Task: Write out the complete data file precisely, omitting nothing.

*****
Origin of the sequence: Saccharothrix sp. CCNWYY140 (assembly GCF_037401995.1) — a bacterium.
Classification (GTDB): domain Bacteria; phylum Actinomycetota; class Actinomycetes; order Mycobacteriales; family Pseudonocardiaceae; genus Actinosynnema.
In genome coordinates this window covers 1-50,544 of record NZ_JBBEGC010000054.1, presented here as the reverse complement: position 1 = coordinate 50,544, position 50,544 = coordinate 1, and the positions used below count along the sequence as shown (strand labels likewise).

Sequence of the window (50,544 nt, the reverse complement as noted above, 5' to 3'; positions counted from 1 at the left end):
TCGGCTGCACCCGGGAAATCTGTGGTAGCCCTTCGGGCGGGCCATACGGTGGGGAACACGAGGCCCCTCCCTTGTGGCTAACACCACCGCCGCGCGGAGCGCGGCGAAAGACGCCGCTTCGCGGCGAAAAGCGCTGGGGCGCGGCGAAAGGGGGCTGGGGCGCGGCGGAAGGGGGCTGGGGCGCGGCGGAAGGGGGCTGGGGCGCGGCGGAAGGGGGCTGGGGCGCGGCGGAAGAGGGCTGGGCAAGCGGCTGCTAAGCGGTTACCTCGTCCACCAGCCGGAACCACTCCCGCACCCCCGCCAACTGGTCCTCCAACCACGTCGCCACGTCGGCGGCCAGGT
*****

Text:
Origin of the sequence: Saccharothrix sp. CCNWYY140 (assembly GCF_037401995.1) — a bacterium.
Classification (GTDB): domain Bacteria; phylum Actinomycetota; class Actinomycetes; order Mycobacteriales; family Pseudonocardiaceae; genus Actinosynnema.
In genome coordinates this window covers 1-50,544 of record NZ_JBBEGC010000054.1, presented here as the reverse complement: position 1 = coordinate 50,544, position 50,544 = coordinate 1, and the positions used below count along the sequence as shown (strand labels likewise).

Sequence of the window (50,544 nt, the reverse complement as noted above, 5' to 3'; positions counted from 1 at the left end):
TCGGCTGCACCCGGGAAATCTGTGGTAGCCCTTCGGGCGGGCCATACGGTGGGGAACACGAGGCCCCTCCCTTGTGGCTAACACCACCGCCGCGCGGAGCGCGGCGAAAGACGCCGCTTCGCGGCGAAAAGCGCTGGGGCGCGGCGAAAGGGGGCTGGGGCGCGGCGGAAGGGGGCTGGGGCGCGGCGGAAGGGGGCTGGGGCGCGGCGGAAGGGGGCTGGGGCGCGGCGGAAGAGGGCTGGGCAAGCGGCTGCTAAGCGGTTACCTCGTCCACCAGCCGGAACCACTCCCGCACCCCCGCCAACTGGTCCTCCAACCACGTCGCCACGTCGGCGGCCAGGT